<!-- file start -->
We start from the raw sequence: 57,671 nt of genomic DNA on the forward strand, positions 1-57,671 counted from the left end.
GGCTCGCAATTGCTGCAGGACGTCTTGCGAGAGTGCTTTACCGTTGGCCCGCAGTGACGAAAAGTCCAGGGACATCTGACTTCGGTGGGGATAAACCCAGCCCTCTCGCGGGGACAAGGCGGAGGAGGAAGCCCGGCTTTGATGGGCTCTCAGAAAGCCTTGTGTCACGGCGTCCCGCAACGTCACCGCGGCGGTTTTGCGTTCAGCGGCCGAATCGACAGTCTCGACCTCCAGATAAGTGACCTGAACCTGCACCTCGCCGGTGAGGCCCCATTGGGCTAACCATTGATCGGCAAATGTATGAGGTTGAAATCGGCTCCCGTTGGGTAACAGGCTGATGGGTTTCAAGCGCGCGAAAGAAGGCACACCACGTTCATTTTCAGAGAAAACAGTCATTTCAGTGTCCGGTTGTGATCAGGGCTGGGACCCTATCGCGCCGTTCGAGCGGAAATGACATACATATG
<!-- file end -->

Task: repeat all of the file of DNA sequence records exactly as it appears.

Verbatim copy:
We start from the raw sequence: 57,671 nt of genomic DNA on the forward strand, positions 1-57,671 counted from the left end.
GGCTCGCAATTGCTGCAGGACGTCTTGCGAGAGTGCTTTACCGTTGGCCCGCAGTGACGAAAAGTCCAGGGACATCTGACTTCGGTGGGGATAAACCCAGCCCTCTCGCGGGGACAAGGCGGAGGAGGAAGCCCGGCTTTGATGGGCTCTCAGAAAGCCTTGTGTCACGGCGTCCCGCAACGTCACCGCGGCGGTTTTGCGTTCAGCGGCCGAATCGACAGTCTCGACCTCCAGATAAGTGACCTGAACCTGCACCTCGCCGGTGAGGCCCCATTGGGCTAACCATTGATCGGCAAATGTATGAGGTTGAAATCGGCTCCCGTTGGGTAACAGGCTGATGGGTTTCAAGCGCGCGAAAGAAGGCACACCACGTTCATTTTCAGAGAAAACAGTCATTTCAGTGTCCGGTTGTGATCAGGGCTGGGACCCTATCGCGCCGTTCGAGCGGAAATGACATACATATG